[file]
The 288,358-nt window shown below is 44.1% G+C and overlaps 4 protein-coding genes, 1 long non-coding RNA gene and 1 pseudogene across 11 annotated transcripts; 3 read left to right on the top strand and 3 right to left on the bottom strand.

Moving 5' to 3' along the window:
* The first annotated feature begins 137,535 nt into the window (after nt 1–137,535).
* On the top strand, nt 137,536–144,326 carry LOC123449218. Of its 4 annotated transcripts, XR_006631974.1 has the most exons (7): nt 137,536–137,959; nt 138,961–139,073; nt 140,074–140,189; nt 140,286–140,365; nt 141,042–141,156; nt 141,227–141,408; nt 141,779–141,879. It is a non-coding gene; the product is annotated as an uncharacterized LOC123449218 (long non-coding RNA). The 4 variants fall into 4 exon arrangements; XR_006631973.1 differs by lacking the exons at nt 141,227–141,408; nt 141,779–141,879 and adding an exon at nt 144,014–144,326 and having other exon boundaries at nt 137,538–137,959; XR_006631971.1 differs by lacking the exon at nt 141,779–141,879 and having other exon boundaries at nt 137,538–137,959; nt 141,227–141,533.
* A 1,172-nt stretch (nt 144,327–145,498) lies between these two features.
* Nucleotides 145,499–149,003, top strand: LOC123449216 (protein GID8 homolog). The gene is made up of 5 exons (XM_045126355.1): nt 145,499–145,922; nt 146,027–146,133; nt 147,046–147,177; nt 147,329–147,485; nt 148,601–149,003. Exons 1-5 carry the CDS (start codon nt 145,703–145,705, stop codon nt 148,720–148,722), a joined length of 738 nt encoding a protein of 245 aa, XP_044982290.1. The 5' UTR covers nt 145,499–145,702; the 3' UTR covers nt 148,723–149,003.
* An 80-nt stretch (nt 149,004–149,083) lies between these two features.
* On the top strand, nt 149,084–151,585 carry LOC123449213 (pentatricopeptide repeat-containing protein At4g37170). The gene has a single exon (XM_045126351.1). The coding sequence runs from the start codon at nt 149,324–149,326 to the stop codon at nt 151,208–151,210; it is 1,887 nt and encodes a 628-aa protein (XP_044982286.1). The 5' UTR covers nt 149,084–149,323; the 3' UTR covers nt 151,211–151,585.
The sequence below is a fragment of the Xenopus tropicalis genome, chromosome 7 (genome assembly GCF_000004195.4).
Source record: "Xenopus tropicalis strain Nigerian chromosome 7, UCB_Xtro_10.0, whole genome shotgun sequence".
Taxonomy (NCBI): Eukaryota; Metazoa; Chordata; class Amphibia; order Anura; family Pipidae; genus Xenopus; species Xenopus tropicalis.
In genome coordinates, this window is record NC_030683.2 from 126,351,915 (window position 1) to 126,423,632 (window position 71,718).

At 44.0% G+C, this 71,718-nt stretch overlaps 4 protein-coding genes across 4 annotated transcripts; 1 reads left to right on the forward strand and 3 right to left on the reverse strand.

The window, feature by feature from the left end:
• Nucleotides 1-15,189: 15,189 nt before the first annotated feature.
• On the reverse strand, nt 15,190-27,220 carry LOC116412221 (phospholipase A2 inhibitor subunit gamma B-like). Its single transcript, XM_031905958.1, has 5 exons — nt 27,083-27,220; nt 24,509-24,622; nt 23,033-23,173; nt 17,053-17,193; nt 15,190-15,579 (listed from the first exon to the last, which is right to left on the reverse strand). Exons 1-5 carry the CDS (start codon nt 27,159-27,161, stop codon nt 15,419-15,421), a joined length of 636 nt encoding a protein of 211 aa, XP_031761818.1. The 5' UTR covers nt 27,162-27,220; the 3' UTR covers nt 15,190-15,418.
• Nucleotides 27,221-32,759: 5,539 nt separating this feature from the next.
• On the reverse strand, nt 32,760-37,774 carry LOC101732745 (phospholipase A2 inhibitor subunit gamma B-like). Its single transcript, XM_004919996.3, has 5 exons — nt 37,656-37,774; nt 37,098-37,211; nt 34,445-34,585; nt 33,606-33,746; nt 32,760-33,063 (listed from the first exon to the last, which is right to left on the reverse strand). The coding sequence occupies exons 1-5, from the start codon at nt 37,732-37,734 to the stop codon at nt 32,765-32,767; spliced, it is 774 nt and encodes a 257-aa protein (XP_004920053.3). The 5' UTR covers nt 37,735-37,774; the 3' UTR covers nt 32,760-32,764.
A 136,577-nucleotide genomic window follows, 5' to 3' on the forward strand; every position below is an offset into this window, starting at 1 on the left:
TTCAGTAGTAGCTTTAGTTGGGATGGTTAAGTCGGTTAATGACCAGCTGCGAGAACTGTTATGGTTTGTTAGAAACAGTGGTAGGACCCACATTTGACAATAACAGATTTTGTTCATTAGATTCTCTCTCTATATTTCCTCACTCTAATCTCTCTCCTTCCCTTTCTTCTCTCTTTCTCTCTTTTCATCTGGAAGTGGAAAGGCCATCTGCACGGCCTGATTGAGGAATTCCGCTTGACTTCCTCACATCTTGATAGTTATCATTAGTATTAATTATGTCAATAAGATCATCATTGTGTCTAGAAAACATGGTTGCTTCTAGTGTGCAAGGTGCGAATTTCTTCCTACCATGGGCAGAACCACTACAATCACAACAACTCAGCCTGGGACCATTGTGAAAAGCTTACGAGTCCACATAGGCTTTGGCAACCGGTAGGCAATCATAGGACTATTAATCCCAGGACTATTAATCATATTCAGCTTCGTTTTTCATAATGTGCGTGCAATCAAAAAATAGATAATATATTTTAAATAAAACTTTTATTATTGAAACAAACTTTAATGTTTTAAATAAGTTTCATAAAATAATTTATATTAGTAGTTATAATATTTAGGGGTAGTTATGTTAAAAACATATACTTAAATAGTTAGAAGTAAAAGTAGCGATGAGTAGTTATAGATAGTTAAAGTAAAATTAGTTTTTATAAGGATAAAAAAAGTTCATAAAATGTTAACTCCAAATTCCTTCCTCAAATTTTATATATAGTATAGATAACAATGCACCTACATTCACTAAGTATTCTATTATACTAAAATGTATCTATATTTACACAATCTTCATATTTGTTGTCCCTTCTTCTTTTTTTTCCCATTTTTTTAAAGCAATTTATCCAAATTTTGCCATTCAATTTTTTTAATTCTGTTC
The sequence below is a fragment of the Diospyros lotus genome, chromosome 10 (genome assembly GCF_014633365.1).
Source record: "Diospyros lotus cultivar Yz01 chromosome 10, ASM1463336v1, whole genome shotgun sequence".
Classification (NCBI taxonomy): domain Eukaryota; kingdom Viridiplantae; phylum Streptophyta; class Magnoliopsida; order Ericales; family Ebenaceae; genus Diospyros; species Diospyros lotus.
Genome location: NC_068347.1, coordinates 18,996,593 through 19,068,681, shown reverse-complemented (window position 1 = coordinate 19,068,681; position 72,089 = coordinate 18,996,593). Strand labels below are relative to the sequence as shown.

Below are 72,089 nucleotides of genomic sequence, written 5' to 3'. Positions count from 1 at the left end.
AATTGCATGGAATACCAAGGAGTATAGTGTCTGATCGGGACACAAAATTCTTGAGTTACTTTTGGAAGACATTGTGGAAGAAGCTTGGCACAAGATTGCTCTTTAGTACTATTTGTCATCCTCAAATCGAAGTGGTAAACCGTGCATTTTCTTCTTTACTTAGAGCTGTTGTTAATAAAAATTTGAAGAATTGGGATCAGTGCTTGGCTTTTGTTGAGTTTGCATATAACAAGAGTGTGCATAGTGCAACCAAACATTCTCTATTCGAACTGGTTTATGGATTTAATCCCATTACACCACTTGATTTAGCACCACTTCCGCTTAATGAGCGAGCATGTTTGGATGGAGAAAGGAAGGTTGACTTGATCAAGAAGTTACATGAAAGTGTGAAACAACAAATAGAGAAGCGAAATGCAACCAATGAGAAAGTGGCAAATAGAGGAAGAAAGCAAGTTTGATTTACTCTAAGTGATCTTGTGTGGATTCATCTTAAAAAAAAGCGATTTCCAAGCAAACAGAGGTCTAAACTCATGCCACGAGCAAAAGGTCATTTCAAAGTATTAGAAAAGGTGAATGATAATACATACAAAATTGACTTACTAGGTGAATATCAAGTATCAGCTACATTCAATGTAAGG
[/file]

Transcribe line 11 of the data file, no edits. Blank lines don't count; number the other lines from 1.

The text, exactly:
Taxonomy (NCBI): Eukaryota; Metazoa; Chordata; class Amphibia; order Anura; family Pipidae; genus Xenopus; species Xenopus tropicalis.